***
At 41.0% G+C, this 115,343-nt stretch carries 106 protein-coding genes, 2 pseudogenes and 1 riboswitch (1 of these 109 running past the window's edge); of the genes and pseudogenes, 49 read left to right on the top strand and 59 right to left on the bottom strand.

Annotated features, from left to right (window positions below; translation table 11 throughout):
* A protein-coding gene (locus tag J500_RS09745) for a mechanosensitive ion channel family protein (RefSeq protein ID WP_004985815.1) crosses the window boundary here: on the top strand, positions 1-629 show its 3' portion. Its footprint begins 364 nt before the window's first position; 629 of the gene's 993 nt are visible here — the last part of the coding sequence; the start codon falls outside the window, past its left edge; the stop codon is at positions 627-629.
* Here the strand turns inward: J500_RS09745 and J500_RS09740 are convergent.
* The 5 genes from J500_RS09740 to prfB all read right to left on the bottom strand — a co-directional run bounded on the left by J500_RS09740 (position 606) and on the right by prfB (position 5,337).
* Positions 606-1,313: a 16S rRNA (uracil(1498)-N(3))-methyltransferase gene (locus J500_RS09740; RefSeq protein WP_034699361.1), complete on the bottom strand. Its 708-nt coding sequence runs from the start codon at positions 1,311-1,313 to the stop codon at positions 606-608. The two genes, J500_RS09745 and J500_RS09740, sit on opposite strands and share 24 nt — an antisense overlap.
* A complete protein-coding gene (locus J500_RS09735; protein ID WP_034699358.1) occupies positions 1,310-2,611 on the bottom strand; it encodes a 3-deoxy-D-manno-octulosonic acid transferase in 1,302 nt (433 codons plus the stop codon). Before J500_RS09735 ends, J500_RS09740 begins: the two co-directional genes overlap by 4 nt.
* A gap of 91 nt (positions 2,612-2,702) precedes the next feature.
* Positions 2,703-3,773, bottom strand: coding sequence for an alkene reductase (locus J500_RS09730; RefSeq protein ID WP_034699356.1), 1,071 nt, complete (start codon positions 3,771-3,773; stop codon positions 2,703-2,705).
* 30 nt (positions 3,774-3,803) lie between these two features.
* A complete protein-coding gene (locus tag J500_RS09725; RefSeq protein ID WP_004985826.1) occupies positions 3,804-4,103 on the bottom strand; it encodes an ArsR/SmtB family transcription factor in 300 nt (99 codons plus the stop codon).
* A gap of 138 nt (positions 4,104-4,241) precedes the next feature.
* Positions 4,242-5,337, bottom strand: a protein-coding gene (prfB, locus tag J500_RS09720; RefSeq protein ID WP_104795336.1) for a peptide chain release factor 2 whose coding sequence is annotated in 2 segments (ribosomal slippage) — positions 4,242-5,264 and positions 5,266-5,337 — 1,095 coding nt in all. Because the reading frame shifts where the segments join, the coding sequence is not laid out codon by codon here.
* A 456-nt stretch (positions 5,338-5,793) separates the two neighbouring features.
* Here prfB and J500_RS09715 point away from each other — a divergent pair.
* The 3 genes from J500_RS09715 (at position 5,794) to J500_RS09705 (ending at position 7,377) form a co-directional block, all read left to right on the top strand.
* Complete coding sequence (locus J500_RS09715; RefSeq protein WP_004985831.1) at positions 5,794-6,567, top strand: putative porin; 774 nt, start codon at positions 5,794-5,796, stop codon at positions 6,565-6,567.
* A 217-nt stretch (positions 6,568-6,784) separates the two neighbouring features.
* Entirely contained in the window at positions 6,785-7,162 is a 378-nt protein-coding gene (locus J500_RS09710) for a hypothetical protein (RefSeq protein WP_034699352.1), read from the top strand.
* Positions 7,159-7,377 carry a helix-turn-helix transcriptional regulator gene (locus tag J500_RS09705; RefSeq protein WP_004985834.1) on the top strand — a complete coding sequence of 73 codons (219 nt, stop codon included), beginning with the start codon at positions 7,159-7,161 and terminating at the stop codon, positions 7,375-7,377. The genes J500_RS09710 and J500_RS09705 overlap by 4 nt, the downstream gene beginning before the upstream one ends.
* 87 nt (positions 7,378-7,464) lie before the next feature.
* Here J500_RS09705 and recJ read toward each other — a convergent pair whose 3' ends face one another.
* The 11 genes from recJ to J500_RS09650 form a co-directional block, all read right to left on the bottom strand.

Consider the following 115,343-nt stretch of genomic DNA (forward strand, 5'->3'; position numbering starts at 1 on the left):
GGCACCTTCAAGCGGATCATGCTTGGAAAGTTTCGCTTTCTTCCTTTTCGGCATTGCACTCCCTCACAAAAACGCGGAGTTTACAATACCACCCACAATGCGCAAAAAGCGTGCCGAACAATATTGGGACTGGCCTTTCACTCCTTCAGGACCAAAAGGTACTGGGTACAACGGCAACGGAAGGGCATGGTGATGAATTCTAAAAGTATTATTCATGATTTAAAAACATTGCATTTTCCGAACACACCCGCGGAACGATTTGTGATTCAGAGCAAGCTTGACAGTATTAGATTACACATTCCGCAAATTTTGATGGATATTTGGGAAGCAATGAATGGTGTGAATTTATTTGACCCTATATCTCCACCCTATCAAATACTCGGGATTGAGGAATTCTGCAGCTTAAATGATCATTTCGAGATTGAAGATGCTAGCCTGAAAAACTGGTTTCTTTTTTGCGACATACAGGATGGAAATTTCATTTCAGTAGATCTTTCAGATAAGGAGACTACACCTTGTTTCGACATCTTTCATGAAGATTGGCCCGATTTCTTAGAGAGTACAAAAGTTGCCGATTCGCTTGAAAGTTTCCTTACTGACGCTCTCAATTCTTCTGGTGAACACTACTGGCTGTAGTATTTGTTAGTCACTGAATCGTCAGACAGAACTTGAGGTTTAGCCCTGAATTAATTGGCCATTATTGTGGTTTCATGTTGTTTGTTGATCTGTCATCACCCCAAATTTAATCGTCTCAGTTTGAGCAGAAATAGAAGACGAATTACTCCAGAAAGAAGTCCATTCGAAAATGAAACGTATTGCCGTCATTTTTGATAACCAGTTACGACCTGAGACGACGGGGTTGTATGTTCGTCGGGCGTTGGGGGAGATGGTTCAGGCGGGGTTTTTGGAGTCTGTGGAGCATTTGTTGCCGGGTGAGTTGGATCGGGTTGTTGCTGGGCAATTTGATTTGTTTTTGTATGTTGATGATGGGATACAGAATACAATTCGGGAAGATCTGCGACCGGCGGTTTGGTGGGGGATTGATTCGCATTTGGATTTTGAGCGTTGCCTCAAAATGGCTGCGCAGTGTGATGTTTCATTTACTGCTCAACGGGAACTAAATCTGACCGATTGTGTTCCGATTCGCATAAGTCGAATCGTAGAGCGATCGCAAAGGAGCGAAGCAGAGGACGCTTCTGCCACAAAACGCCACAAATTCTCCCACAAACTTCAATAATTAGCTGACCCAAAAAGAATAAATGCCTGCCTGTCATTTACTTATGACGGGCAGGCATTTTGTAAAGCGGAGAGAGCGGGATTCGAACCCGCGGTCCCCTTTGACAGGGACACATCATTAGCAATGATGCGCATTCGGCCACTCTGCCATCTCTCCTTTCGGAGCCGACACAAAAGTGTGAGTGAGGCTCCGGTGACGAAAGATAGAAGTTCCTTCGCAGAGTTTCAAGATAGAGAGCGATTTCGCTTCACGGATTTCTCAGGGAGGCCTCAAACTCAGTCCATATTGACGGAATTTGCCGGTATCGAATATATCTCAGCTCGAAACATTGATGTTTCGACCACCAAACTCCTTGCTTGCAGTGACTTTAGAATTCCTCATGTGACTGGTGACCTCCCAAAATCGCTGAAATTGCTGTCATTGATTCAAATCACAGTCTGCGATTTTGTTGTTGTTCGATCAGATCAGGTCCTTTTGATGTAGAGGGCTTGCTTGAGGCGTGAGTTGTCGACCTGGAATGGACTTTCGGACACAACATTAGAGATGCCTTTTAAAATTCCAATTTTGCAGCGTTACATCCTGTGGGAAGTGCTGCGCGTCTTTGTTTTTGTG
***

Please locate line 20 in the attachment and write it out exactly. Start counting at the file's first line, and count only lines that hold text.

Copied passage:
* Positions 7,159-7,377 carry a helix-turn-helix transcriptional regulator gene (locus tag J500_RS09705; RefSeq protein WP_004985834.1) on the top strand — a complete coding sequence of 73 codons (219 nt, stop codon included), beginning with the start codon at positions 7,159-7,161 and terminating at the stop codon, positions 7,375-7,377. The genes J500_RS09710 and J500_RS09705 overlap by 4 nt, the downstream gene beginning before the upstream one ends.